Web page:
Just some early morning thoughts from me to you…


And the Angel said to the three women who came to the empty tomb that morning, “Don’t be alarmed…He is risen…But go, and tell His disciples and Peter, that He is going ahead of you into Galilee.” 

Mark 16: 7


            It’s the kind of morning that always seems to give rise to hope—sunny, breezy, with spring-like temperatures predicted for the rest of the day.  A bit like the sunshine the three women unexpectedly found at the empty tomb that morning so long ago.

A place to find a second chance. 

My thoughts drifted to the passing landscape of a few years ago driving through farmlands of west Indiana to a conference where I was scheduled to speak on team building and leadership principles to ministry leaders gathering from across the country.  The barns and garages of the passing farmhouses were uniformly adorned with basketball backboards, exactly the way I envisioned they would be from the stories of the Midwest traditions of the sport.

            Milan, Indiana was in the other direction, in the southeast corner of the state, not too far from the Ohio border.  A little town of about one thousand in which dreams and second chances were made over fifty years ago and which became the springboard for the movie “Hoosiers”.  I watched that movie again the other day—it’s on my top-five list and must-see viewing as we enter that annual rite of pilgrimage which we call March Madness.  A moment where college basketball players, coaches and fans from across the nation embark on an improbable journey, creating lifetime memories, for a chance at “one shining moment”, and perhaps along the way to find something extraordinary within themselves they had never known was there.

            Milan High School (Hickory High School in the movie)—a school of 160 students— won that state championship game in 1954, defeating Muncie Central (South Central in the movie) with its three thousand plus student body, with a game-winning basket in the final seconds of the game.  But it’s in the shadow of the backboards on basketball court after basketball court where the real-life stories dwell. 

That’s the place we often overlook, where stories of second chances come alive and where dreams come true.  A coach, barred from coaching for hitting a player, was given a second chance.  An alcoholic turned assistant coach, also given a second chance.  The team’s manager-player, who played sparingly up until then, in a critical moment of victory or defeat, was given a second chance.  A team and a town—initially focused only on winning—were given a second chance, under the darkening skies of certain defeat, to find more than just a state title in the sunshine of second chance after second chance.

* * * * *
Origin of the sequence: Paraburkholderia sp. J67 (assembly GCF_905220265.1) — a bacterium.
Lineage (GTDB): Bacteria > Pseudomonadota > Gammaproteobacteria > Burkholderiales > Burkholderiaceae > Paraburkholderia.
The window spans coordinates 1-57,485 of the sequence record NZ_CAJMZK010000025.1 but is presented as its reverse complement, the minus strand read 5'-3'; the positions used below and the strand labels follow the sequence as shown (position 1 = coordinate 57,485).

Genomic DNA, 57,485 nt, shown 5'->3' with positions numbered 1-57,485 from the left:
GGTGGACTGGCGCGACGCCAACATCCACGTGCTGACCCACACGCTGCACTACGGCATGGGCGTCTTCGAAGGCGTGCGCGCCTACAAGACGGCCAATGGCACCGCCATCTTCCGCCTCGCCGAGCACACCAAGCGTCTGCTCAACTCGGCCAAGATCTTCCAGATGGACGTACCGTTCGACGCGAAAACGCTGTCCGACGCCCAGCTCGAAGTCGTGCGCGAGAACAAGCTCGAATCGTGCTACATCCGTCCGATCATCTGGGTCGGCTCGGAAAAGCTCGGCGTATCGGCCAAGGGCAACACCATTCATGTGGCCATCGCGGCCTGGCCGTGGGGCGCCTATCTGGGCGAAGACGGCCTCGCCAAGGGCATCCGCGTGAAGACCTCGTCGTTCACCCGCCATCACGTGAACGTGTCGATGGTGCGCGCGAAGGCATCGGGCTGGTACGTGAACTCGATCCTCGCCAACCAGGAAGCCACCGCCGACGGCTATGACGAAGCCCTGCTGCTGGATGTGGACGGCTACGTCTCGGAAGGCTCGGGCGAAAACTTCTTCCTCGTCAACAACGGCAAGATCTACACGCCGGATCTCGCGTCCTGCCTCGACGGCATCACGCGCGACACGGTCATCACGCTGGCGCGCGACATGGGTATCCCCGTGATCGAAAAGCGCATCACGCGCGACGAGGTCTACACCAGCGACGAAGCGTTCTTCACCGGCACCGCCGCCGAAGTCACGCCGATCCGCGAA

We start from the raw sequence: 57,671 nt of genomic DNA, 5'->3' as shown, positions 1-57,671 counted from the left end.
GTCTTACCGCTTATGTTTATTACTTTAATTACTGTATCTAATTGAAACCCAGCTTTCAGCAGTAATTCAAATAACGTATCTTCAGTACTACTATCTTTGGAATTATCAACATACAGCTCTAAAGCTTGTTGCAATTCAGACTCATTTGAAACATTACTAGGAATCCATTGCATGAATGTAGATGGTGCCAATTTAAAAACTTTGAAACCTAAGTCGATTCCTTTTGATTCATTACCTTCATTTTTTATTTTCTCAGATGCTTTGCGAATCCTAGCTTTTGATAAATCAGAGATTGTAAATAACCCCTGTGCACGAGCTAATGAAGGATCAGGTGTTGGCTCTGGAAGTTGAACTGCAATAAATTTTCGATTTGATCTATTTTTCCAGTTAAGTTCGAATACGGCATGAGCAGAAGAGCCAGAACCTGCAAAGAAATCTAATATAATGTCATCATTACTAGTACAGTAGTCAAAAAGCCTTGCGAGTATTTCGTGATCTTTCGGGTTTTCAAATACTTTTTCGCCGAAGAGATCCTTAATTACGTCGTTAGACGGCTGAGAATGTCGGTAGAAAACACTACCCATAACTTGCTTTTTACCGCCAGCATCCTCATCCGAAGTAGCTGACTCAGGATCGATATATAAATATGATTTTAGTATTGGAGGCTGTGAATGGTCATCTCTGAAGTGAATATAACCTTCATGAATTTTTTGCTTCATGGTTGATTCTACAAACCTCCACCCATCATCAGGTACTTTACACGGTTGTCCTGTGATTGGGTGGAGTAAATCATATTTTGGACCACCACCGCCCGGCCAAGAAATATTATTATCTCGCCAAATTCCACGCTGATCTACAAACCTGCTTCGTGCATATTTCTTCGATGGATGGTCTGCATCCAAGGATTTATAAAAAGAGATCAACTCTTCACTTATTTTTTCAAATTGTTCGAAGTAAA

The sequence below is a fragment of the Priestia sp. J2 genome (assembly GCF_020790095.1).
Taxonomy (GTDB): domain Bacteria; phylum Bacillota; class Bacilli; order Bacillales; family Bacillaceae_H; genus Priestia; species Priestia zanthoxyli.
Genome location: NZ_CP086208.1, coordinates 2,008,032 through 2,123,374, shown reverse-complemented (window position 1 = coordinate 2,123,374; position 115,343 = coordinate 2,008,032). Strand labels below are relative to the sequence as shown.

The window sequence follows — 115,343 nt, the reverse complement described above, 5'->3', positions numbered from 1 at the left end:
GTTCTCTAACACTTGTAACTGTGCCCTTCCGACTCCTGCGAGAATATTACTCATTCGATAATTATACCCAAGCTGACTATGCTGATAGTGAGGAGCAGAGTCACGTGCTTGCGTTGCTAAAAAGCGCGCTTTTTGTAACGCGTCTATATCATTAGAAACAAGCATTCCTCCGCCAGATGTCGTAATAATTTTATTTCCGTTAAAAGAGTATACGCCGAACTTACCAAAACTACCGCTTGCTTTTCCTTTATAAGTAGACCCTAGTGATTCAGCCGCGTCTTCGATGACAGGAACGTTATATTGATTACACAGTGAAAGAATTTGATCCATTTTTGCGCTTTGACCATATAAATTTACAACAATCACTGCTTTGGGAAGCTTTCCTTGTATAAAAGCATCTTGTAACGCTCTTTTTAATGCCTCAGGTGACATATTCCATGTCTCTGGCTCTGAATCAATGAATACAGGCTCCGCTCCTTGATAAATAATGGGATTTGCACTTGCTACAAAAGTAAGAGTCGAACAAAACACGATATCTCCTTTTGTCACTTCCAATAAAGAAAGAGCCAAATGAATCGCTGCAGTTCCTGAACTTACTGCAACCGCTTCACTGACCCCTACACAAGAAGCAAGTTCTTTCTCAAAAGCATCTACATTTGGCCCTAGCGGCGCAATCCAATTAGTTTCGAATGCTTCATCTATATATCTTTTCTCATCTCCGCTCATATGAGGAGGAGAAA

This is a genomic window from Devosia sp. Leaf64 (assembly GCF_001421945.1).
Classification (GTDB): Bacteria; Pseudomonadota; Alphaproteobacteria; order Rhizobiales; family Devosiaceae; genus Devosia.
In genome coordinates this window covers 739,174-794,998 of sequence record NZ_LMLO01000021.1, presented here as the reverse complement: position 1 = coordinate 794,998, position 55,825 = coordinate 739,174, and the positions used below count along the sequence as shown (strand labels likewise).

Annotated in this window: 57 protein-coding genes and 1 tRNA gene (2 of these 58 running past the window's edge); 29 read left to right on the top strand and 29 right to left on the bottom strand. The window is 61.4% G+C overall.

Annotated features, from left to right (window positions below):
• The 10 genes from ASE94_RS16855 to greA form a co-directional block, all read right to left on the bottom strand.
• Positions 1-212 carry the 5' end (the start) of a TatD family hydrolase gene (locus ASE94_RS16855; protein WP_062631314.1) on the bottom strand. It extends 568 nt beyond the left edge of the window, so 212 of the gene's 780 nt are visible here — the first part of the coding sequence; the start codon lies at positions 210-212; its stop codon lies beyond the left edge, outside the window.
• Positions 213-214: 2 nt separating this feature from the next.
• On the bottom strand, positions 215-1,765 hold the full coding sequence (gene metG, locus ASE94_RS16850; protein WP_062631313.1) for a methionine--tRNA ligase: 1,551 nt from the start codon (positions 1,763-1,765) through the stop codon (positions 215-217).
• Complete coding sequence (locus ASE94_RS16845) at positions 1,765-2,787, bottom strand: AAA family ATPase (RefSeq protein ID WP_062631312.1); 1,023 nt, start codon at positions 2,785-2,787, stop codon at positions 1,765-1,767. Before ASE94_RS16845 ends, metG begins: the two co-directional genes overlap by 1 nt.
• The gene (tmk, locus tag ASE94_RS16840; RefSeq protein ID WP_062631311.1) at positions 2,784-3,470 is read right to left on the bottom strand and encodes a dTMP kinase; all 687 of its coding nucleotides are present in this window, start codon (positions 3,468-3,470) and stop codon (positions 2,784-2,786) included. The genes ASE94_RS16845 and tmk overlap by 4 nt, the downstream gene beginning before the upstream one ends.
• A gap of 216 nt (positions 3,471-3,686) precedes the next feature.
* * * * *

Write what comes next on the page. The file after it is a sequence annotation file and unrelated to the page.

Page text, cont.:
Stories not at all unlike the story in that verse from the Gospel of Mark above—“But go and tell the disciples and Peter…”   The same Peter who had on three separate occasions denied that he knew Christ, as Christ was heading to his death on the cross.  That same Peter was given a Divine second chance.  Tell the disciples, but tell Peter, too.  A second chance, where lives are healed, and where we reach again for all we were created to be, and where dreams begin to bloom. 

And I would suspect if you mined down deep into the lives and stories of the participants in this year’s version of March Madness—2011, you would find a lot of stories like those in “Hoosiers”, and like that of Peter, and perhaps like many of those folks around you, or maybe even like you. 

Of a coach overcoming what everyone thought was a terminal illness to lead his team on to the Sweet 16.  Of a player, overcoming incredible odds against him as a child, to be able to say he was there—and now committed to the life God has planned for him and inspiring others in their own journey.  A coach and his wife, losing a baby before it was even born, and together reaching up, and finding new meaning for their next day realizing that God was still there.  Of team-after-team achieving things they had never done—with simply another chance—to perhaps accomplish the improbable.

Need a second chance at the day?  Perhaps something’s off track in your career plans.  Something you should have said, or shouldn’t have said, to your spouse?  Maybe you made a big mistake and can’t forgive yourself and move on.  Maybe you need to turn some area of weakness over to God to help you with and give you strength to overcome.  Or maybe you need a second chance to be a meaningful part of your child’s life.  With the same God who gave Peter a second chance, you won’t run out of chances with Him to change the way things are, to lift yourself after you fall, or to touch and change another life for the better. 

Need a second chance?  Today is the day.  Before you run out of time, look up, reach out, and step forward into the arms of the God of the empty tomb. 

The God of the second chance.

The morning is still sunny and breezy with spring-like temperatures—the way it was the morning of the empty tomb.  We’ll no doubt have some mornings that are gray, overcast and drizzly, with storms sprinkled in there too.  But the God of the empty tomb, the God of Peter, and the God of everyone one who feels at times they shouldn’t and couldn’t, stands ready to give us a second chance, and a third, and a fourth—throughout eternity.

You guessed it—He’s always there—no matter the gray or sunshine of the day, or the heartaches or disappointments of our lives, with yet another chance to leap into all the potential He planned for our lives.

Reach for it—that second chance—to become all that God has always intended for you to be. 

Reach for it—the life He created you to live—today and every day, for the rest of your life.


                                                                        In His Name—Scott


Copyright 2011.  Scott L. Whitaker.  All rights reserved